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    This answer makes it sound like this is a routine thing, that one can do this by following much the same steps as a PhD student would. I think we've learned (from the many questions on this site by people struggling to get mentorship and supervision, funding, other kinds of support while not enrolled in a degree program) that it's not at all the same path. – ff524 Jan 24 '17 at 0:36
  • @ff524 Thanks for the feedback. Does the edit make my position clearer? – aparente001 Jan 24 '17 at 0:48
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    It's a clear position, I just don't agree with it. I don't think that "do what a PhD student would do, the same way as a PhD student would do it" is a good approach - the difference in circumstances calls for a different approach. I also think that a good answer would describe specific strategies for overcoming the extra challenges that someone might face in this situation. (For example, in this answer I did not say "just write to professors following the advice elsewhere on this site" for similar reasons.) – ff524 Jan 24 '17 at 0:58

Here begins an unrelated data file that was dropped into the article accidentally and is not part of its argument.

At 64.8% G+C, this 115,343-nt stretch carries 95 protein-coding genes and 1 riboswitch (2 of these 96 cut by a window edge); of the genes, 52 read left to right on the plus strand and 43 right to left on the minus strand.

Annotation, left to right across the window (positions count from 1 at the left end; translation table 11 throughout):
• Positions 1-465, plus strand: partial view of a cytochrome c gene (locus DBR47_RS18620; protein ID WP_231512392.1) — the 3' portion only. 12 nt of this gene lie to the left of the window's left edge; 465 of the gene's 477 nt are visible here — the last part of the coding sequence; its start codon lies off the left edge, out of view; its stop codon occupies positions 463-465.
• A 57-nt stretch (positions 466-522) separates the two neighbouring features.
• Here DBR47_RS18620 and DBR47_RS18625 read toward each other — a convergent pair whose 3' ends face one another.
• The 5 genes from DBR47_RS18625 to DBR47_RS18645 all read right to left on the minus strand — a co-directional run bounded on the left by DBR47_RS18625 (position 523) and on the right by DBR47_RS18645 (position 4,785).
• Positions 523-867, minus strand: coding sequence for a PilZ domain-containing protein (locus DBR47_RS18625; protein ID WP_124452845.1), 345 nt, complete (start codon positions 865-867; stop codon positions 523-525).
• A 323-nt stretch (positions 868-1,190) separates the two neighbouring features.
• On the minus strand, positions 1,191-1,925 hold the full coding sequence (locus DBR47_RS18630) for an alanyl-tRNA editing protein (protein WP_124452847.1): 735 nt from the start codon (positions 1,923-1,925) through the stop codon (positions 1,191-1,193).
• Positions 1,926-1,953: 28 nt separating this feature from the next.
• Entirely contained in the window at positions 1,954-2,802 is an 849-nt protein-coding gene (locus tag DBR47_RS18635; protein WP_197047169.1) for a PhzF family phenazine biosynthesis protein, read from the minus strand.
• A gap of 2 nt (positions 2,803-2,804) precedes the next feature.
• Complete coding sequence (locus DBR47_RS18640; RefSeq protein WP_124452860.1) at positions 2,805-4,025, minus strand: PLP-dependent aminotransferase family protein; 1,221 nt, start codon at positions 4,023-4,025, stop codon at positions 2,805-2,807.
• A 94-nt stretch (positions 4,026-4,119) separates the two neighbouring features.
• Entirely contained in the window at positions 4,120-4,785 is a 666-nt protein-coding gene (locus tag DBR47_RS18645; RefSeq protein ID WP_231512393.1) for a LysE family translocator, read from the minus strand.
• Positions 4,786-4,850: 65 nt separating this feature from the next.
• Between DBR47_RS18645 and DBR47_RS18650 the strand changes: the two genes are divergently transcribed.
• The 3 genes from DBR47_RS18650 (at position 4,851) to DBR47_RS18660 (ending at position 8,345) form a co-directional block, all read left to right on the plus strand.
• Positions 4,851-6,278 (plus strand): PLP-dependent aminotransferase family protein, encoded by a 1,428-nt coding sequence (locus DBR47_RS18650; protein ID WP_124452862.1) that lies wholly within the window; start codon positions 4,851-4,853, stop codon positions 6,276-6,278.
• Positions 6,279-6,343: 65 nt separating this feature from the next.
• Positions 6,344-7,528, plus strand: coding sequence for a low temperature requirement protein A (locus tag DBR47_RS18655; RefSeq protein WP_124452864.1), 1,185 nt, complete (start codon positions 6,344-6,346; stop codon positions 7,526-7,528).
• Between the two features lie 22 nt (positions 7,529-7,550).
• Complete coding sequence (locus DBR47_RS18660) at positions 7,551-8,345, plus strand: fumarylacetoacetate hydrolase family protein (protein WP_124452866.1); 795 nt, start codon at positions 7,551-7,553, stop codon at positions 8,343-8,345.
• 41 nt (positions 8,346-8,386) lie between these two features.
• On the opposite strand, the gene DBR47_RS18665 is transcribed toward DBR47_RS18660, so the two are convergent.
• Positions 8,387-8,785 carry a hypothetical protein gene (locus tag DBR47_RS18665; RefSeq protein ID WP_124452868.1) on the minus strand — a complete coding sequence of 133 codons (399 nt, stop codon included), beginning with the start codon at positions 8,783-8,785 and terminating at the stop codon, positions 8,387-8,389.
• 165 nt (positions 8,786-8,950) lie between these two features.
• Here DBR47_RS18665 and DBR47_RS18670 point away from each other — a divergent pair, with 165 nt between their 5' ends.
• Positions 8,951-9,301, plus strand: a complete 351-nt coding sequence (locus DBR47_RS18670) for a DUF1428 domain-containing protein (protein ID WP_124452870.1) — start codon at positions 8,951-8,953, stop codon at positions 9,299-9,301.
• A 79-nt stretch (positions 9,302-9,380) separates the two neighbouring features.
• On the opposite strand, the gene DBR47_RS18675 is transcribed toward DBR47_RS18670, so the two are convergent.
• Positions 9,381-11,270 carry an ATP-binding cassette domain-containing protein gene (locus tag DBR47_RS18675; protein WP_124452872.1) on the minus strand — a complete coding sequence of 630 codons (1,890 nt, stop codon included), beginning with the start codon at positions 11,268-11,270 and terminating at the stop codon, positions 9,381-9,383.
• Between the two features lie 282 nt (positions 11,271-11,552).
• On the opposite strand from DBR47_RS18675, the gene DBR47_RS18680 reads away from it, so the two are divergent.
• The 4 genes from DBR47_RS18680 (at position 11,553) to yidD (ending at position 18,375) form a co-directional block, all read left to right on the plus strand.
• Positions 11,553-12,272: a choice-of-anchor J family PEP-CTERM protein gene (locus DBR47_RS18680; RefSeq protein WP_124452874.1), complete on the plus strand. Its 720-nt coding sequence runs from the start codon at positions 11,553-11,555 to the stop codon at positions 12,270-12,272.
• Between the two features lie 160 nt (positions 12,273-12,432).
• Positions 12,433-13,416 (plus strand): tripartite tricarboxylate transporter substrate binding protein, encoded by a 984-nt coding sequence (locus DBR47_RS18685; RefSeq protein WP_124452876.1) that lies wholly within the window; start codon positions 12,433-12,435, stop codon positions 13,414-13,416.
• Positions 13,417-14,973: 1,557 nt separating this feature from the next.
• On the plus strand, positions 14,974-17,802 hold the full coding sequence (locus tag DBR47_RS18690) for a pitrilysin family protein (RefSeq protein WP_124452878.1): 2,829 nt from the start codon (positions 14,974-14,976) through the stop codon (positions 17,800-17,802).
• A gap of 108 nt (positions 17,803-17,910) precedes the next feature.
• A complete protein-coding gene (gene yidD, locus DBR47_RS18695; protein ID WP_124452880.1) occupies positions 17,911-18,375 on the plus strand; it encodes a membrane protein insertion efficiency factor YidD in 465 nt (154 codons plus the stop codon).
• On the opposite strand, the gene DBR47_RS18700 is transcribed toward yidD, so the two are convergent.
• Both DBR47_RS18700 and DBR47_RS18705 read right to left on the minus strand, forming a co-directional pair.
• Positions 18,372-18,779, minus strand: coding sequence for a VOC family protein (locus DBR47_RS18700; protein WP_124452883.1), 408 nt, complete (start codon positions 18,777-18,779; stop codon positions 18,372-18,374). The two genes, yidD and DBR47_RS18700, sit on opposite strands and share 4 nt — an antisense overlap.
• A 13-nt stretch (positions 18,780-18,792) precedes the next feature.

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    I don't really disagree with this answer, but I read it much as follows: "I am not going to challenge your stated assumption that you want to be an academic and not get a PhD. But I'll advise you to do what largely amounts to simulating a PhD student, up to and including spending time at a university department in your field." Is the idea that eventually the OP will see that it would be similar but easier to actually become a PhD student? – Pete L. Clark Jan 24 '17 at 1:01
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Freeman Dyson had two advantages on his side: (i) He was brilliant. (ii) He was educated at a time when, as he put it, everything was "screwed up".

(ii) is no longer the case for any of us, or at least not in any of the countries where I take it that you want to be a professor. (i) may be true for you, but statistically speaking is not true for all but a very very small number of people; consequently, (i) also does not provide a route to becoming a professor, and certainly is not something anyone should bank upon.

In other words: Forget about becoming a professor without a PhD. While it may not be completely impossible, it is so unlikely that nobody could reasonably advise anyone to take that route. In actual practice, almost all professor job ads contain a phrase similar to "PhD in X or a related field is required", and there truly have to be exceptional reasons for a hiring committee to ignore this.